Honor Dr. King by making his holiday about action, not just remembrance

Let's use Martin Luther King Jr. Day as a time to gather and ask ourselves what actions we are prepared to take, suggests Vann Graves, CCO of J. Walter Thompson Atlanta.

To many who were not yet born during the Civil Rights movement, Dr. Martin Luther King Jr. is remembered primarily as a speaker. The power of his immortal "I Have a Dream" speech still resonates as strongly today as it did when he spoke on the steps of the Lincoln Memorial in 1963. Eminently quotable, his words continue to inspire across social media, worldwide.

But beyond being one of history’s greatest orators, Dr. King was, first and foremost, a man of action. He was an inspiring organizer who could rally people together to demand change they never thought possible. And though he is remembered for his non-violent tactics, he was a fighter in the truest sense of the word: never afraid to be aggressive when the situation called for it.

This is why framing Martin Luther King Jr. Day as simply a day of remembrance does a disservice to the man and his legacy. According to The King Center, when Coretta Scott King and those at the newly formed organization first observed the holiday one year after his assassination, it was positioned not as a memorial, but a "celebration of Dr. King’s life, education in his teachings and nonviolent action to carry forward his unfinished work."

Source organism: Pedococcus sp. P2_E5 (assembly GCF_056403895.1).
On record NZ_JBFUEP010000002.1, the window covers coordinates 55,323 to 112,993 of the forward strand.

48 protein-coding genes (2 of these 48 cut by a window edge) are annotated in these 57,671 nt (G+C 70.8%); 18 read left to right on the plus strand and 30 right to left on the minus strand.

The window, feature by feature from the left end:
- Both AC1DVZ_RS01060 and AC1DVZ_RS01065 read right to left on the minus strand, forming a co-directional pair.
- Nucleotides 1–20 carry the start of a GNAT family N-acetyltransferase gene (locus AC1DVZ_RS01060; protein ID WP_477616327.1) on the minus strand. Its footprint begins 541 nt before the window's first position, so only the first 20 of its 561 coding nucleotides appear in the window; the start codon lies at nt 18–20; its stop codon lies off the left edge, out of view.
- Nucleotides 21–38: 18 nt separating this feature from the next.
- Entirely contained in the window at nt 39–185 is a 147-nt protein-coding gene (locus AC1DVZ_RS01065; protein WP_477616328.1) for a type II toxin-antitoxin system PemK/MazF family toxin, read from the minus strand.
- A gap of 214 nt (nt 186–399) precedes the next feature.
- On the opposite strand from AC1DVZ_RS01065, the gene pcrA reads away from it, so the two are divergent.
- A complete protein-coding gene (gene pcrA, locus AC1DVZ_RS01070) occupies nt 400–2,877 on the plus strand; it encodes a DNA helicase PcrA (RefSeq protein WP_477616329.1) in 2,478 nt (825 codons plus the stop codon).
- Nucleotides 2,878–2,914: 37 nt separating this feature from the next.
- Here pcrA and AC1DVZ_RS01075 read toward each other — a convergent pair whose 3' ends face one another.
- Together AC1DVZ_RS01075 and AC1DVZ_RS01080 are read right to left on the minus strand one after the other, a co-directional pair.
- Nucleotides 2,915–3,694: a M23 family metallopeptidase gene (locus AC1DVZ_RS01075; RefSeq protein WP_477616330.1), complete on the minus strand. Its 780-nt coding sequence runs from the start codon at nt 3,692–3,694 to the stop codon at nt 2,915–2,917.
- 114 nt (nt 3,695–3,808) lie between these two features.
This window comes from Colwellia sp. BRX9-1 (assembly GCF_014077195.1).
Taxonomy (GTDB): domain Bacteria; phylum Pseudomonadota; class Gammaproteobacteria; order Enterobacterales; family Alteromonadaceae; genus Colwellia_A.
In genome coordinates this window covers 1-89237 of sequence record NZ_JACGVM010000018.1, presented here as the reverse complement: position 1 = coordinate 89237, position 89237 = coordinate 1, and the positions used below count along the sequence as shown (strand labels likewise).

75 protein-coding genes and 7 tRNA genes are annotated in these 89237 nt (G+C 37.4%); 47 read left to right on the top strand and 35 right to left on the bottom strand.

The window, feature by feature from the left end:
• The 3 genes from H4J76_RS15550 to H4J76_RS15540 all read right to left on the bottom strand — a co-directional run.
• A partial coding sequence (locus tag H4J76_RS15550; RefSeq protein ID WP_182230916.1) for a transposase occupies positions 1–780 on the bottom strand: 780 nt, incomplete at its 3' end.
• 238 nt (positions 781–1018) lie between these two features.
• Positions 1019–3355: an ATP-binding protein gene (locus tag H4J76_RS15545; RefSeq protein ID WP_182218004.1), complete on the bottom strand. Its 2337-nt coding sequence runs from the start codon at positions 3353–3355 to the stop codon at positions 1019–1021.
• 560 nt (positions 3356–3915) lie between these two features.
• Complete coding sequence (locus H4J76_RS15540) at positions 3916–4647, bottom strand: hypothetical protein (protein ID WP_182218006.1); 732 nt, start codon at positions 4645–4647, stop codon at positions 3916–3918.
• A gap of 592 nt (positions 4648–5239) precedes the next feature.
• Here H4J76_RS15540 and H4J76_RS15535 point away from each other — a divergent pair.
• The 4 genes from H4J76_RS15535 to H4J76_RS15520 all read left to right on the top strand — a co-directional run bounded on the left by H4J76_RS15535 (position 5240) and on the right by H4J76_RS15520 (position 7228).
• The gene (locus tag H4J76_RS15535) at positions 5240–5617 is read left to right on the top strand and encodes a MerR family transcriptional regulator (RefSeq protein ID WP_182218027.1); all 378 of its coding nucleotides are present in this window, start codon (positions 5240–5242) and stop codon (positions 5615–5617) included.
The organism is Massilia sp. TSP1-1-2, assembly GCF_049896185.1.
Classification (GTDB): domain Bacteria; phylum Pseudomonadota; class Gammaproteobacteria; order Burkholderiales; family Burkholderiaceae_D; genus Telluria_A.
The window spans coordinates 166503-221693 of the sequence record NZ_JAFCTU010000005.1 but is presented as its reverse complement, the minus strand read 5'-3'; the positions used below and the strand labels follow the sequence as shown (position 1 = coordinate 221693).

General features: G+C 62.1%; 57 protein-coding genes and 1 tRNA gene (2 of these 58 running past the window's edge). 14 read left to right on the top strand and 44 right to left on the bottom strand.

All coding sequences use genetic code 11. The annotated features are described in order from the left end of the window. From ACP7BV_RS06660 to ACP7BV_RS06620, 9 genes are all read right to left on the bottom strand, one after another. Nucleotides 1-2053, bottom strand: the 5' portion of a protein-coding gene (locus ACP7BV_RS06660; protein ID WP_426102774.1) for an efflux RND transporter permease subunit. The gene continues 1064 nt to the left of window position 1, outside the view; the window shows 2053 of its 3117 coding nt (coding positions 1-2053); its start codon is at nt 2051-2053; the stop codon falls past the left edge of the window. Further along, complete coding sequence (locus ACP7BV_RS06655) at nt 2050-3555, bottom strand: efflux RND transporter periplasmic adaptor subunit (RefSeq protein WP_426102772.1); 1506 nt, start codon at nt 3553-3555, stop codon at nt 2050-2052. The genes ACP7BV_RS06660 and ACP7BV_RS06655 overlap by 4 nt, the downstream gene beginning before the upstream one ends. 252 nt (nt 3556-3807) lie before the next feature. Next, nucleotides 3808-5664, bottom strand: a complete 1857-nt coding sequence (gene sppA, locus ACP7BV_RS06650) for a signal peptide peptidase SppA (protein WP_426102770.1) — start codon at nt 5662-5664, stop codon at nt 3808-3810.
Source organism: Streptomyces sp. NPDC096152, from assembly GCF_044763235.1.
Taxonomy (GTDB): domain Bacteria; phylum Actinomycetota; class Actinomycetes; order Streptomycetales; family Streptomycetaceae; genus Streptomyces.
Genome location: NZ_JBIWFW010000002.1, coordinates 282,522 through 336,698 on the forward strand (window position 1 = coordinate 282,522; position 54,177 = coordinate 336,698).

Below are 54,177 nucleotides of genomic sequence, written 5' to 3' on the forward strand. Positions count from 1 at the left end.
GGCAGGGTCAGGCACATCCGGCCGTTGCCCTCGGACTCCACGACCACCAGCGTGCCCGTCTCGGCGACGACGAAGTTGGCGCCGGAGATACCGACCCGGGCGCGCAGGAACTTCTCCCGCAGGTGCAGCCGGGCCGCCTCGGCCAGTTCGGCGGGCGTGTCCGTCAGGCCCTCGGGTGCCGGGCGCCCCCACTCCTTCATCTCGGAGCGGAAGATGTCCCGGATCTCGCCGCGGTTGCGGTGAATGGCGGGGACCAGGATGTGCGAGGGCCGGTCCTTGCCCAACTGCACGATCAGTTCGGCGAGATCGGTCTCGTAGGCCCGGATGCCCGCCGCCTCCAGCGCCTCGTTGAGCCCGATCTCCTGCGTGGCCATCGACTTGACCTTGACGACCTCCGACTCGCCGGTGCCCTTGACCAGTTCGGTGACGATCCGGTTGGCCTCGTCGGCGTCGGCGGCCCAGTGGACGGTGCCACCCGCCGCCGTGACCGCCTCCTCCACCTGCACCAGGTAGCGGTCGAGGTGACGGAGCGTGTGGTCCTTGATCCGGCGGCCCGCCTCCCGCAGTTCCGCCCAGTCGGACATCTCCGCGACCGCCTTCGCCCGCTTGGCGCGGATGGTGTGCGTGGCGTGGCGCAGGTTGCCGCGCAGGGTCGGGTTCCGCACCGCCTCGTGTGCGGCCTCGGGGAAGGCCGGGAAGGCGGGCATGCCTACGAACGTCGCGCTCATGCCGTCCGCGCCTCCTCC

Those goals, education and action, are as important now as they have ever been in the decades since Dr. King’s death. As we head toward Martin Luther King Jr. Day this year, we also head toward the dawn of an era where many fear that much of what Dr. King fought for may be pushed aside, even erased. In this unsettled and unsettling climate, our intentions must turn to action, not memory.

In the words of the Reverend, "Almost always, the creative, dedicated minority has made the world better." As advertisers, it is our first instinct to communicate, to tell a story. But this MLK Day, we must use our creativity and our dedication to not just say something, but do something.

For starters, let’s use Martin Luther King Jr. Day as a time to gather and ask ourselves what actions we are prepared to take. Agency leaders should get everyone in a room and figure out what it is they want to invest their time and energy into. Ask yourself and your team—what do we have to offer, and what do we believe we can accomplish with our collective powers? And when you figure it out, whether it’s helping out an existing organization, forming a new one or creating a tool that can push a cause forward, don’t relegate the initiative to after hours or extracurriculars. Build it into your business plan.

Let’s use our talents to mobilize others into action. It has always been at the core of our profession to harness the energy of crowds—to tap into the culture and the zeitgeist and push it forward with our creativity and our reach. The voice we give to our clients is one we can give to the people; whether we act as consultants, helping budding activists learn how to amplify their own voices, or as a catalyst, using our platform to advocate for the issues most important to us.

As we gear up to take action, let’s remember the words of President Barack Obama in his recent farewell address, "I am asking you to believe—not in my ability to bring about change, but in yours." It’s a sentiment that surely would have made Dr. King proud, and it’s one we all need to work to live up to, now more than ever.

—Vann Graves is chief creative officer of J. Walter Thompson Atlanta.

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